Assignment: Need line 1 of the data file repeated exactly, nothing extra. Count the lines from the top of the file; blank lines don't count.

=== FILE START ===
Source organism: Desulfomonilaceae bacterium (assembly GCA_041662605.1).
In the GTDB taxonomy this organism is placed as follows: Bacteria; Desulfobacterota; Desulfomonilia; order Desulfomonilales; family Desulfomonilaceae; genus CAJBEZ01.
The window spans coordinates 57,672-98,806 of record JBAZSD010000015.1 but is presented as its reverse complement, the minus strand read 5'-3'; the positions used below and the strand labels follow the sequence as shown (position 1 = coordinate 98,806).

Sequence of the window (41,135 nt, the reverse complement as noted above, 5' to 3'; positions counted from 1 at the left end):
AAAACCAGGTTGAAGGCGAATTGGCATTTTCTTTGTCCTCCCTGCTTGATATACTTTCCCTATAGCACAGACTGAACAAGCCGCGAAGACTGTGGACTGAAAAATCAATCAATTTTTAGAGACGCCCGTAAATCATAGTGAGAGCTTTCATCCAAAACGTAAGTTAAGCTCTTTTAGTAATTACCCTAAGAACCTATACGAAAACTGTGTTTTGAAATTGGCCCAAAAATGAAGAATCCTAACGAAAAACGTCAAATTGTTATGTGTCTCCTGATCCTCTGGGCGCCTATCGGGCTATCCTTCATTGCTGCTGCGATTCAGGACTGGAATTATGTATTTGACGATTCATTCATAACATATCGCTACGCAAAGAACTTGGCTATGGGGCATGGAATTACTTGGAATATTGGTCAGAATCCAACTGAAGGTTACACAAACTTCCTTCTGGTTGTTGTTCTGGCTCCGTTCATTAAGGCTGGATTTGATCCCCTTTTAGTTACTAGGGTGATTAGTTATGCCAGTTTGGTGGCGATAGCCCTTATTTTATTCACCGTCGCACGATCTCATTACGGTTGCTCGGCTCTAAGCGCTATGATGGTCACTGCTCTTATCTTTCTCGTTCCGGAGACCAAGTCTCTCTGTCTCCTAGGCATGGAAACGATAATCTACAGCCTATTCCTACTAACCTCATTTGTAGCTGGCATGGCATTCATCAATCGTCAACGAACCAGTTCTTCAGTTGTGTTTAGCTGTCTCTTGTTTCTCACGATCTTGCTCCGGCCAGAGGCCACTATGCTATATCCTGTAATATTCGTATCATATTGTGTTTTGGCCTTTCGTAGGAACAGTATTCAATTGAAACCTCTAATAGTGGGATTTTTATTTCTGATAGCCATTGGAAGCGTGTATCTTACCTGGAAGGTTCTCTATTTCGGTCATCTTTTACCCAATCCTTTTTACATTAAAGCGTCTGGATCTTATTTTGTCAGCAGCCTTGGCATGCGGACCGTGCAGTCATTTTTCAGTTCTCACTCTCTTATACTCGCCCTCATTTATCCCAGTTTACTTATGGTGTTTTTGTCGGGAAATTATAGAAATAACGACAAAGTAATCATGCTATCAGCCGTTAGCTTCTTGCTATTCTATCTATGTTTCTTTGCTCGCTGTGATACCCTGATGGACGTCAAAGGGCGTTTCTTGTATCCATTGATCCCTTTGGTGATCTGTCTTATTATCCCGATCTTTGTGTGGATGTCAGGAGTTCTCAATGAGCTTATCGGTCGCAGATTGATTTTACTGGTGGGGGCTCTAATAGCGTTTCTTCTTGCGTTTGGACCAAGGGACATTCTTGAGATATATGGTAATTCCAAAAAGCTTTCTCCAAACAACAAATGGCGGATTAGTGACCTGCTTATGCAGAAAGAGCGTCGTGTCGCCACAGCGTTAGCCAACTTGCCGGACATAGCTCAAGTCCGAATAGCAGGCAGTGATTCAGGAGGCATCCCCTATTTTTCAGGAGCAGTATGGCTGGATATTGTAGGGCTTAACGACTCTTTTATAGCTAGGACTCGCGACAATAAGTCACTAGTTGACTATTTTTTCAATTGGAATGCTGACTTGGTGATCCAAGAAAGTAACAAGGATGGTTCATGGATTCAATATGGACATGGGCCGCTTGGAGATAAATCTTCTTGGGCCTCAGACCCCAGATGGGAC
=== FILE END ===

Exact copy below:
Source organism: Desulfomonilaceae bacterium (assembly GCA_041662605.1).